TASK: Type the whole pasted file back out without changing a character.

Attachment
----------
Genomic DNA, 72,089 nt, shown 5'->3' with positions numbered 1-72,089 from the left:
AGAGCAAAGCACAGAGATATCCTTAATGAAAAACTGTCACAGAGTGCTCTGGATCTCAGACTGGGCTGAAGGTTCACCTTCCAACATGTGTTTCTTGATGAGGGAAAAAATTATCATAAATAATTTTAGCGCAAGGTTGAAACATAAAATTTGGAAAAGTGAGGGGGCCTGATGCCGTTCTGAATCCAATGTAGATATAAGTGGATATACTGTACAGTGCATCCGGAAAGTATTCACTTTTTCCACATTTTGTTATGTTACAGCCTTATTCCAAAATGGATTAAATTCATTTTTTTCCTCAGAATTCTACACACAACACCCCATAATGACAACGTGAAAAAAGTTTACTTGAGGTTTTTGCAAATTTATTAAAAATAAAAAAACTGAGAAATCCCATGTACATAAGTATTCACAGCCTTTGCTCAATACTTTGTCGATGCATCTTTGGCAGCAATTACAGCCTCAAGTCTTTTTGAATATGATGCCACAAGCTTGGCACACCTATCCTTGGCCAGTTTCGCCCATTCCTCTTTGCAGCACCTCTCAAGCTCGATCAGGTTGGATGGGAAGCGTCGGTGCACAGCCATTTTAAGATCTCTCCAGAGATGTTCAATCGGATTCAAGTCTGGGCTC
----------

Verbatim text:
Genomic DNA, 72,089 nt, shown 5'->3' with positions numbered 1-72,089 from the left:
AGAGCAAAGCACAGAGATATCCTTAATGAAAAACTGTCACAGAGTGCTCTGGATCTCAGACTGGGCTGAAGGTTCACCTTCCAACATGTGTTTCTTGATGAGGGAAAAAATTATCATAAATAATTTTAGCGCAAGGTTGAAACATAAAATTTGGAAAAGTGAGGGGGCCTGATGCCGTTCTGAATCCAATGTAGATATAAGTGGATATACTGTACAGTGCATCCGGAAAGTATTCACTTTTTCCACATTTTGTTATGTTACAGCCTTATTCCAAAATGGATTAAATTCATTTTTTTCCTCAGAATTCTACACACAACACCCCATAATGACAACGTGAAAAAAGTTTACTTGAGGTTTTTGCAAATTTATTAAAAATAAAAAAACTGAGAAATCCCATGTACATAAGTATTCACAGCCTTTGCTCAATACTTTGTCGATGCATCTTTGGCAGCAATTACAGCCTCAAGTCTTTTTGAATATGATGCCACAAGCTTGGCACACCTATCCTTGGCCAGTTTCGCCCATTCCTCTTTGCAGCACCTCTCAAGCTCGATCAGGTTGGATGGGAAGCGTCGGTGCACAGCCATTTTAAGATCTCTCCAGAGATGTTCAATCGGATTCAAGTCTGGGCTC